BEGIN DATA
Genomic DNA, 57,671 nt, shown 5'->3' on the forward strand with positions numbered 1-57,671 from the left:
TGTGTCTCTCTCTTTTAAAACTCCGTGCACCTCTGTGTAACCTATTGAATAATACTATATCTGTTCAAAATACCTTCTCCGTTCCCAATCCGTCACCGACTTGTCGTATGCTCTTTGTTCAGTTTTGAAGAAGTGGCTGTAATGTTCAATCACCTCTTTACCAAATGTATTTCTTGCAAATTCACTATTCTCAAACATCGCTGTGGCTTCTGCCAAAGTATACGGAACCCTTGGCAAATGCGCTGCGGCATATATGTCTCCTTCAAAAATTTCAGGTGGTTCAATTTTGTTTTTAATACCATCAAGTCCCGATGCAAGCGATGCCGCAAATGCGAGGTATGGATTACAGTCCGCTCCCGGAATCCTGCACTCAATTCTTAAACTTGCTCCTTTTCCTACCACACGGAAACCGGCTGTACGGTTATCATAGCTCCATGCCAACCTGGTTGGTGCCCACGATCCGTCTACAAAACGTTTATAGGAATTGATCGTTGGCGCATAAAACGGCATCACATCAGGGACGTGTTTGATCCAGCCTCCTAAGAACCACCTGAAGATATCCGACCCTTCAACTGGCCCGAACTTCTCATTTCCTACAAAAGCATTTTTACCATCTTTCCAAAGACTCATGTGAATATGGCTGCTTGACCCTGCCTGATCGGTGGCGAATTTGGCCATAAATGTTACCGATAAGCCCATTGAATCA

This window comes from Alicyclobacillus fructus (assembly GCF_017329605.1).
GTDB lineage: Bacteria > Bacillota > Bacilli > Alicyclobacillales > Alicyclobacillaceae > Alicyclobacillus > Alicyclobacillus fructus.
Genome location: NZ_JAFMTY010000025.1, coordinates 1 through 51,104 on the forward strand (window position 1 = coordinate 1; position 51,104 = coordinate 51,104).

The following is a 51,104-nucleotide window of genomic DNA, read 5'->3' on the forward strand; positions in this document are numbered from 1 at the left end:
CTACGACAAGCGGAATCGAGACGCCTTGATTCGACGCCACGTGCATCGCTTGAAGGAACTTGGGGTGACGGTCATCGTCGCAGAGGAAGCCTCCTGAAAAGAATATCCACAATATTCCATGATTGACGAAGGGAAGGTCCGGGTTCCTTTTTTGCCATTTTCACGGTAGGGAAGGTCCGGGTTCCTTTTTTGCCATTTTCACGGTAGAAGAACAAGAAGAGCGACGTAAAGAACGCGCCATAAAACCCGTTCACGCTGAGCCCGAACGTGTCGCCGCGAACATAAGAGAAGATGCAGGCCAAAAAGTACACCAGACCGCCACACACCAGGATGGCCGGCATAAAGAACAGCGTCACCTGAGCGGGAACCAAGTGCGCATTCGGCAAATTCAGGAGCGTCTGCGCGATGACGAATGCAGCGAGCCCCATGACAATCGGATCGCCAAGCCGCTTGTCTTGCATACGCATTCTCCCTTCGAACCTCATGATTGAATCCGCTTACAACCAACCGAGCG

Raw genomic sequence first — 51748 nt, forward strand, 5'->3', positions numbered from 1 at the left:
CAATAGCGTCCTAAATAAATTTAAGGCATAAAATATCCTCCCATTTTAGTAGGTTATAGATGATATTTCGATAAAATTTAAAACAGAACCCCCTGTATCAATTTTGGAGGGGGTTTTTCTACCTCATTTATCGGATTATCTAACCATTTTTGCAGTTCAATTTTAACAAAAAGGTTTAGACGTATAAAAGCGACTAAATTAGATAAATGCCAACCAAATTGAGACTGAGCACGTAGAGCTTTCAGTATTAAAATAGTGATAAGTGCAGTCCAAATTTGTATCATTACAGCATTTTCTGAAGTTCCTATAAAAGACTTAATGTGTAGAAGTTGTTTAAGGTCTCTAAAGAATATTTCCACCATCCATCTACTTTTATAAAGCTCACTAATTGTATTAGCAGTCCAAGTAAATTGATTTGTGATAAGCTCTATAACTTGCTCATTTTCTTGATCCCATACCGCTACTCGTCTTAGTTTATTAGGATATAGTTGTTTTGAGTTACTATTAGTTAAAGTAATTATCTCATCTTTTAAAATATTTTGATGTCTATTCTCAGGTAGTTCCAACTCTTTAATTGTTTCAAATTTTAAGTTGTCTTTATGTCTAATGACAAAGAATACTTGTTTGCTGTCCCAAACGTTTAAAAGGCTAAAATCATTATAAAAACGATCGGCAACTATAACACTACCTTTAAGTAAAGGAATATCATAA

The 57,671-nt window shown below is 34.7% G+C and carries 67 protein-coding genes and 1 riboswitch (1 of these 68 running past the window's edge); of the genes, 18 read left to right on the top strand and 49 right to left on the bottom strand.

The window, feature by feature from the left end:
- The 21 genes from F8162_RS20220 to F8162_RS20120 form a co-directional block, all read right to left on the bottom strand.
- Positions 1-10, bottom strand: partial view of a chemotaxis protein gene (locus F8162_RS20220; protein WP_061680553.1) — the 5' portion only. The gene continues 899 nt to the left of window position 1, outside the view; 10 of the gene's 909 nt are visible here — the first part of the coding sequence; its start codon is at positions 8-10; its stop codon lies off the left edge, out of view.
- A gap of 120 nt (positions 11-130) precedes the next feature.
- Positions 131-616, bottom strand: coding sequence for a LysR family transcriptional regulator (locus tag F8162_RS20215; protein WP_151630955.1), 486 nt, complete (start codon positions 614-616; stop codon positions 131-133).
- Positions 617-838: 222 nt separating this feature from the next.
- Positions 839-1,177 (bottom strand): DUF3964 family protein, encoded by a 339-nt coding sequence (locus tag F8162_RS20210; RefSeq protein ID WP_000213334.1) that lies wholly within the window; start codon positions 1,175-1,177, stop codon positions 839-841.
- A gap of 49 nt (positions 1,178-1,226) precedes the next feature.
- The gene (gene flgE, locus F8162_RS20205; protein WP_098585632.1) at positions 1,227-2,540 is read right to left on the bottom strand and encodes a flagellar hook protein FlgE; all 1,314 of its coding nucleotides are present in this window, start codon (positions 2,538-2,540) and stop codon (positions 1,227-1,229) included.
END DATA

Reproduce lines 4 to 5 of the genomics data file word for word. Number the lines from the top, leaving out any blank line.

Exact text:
GTDB lineage: Bacteria > Bacillota > Bacilli > Alicyclobacillales > Alicyclobacillaceae > Alicyclobacillus > Alicyclobacillus fructus.
Genome location: NZ_JAFMTY010000025.1, coordinates 1 through 51,104 on the forward strand (window position 1 = coordinate 1; position 51,104 = coordinate 51,104).